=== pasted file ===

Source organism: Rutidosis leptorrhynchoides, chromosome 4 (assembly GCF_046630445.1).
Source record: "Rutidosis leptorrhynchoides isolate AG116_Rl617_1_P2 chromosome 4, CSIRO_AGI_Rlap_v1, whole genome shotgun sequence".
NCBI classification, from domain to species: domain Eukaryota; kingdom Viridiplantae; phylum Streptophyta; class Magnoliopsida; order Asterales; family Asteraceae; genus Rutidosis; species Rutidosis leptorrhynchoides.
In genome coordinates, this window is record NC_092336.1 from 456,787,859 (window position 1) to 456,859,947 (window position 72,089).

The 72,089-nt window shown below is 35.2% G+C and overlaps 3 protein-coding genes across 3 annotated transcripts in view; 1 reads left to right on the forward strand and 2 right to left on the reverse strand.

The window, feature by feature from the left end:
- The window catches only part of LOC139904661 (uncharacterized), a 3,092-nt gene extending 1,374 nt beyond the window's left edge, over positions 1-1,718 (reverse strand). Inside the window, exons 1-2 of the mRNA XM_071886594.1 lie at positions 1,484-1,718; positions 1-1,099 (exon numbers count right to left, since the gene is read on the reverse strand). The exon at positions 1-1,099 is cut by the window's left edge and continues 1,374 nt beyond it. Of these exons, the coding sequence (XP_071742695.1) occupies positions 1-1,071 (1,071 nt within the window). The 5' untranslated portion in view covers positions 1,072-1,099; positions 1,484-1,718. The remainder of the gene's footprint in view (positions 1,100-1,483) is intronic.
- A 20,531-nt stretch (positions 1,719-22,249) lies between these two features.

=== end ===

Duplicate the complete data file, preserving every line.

Source organism: Rutidosis leptorrhynchoides, chromosome 4 (assembly GCF_046630445.1).
Source record: "Rutidosis leptorrhynchoides isolate AG116_Rl617_1_P2 chromosome 4, CSIRO_AGI_Rlap_v1, whole genome shotgun sequence".
NCBI classification, from domain to species: domain Eukaryota; kingdom Viridiplantae; phylum Streptophyta; class Magnoliopsida; order Asterales; family Asteraceae; genus Rutidosis; species Rutidosis leptorrhynchoides.
In genome coordinates, this window is record NC_092336.1 from 456,787,859 (window position 1) to 456,859,947 (window position 72,089).

The 72,089-nt window shown below is 35.2% G+C and overlaps 3 protein-coding genes across 3 annotated transcripts in view; 1 reads left to right on the forward strand and 2 right to left on the reverse strand.

The window, feature by feature from the left end:
- The window catches only part of LOC139904661 (uncharacterized), a 3,092-nt gene extending 1,374 nt beyond the window's left edge, over positions 1-1,718 (reverse strand). Inside the window, exons 1-2 of the mRNA XM_071886594.1 lie at positions 1,484-1,718; positions 1-1,099 (exon numbers count right to left, since the gene is read on the reverse strand). The exon at positions 1-1,099 is cut by the window's left edge and continues 1,374 nt beyond it. Of these exons, the coding sequence (XP_071742695.1) occupies positions 1-1,071 (1,071 nt within the window). The 5' untranslated portion in view covers positions 1,072-1,099; positions 1,484-1,718. The remainder of the gene's footprint in view (positions 1,100-1,483) is intronic.
- A 20,531-nt stretch (positions 1,719-22,249) lies between these two features.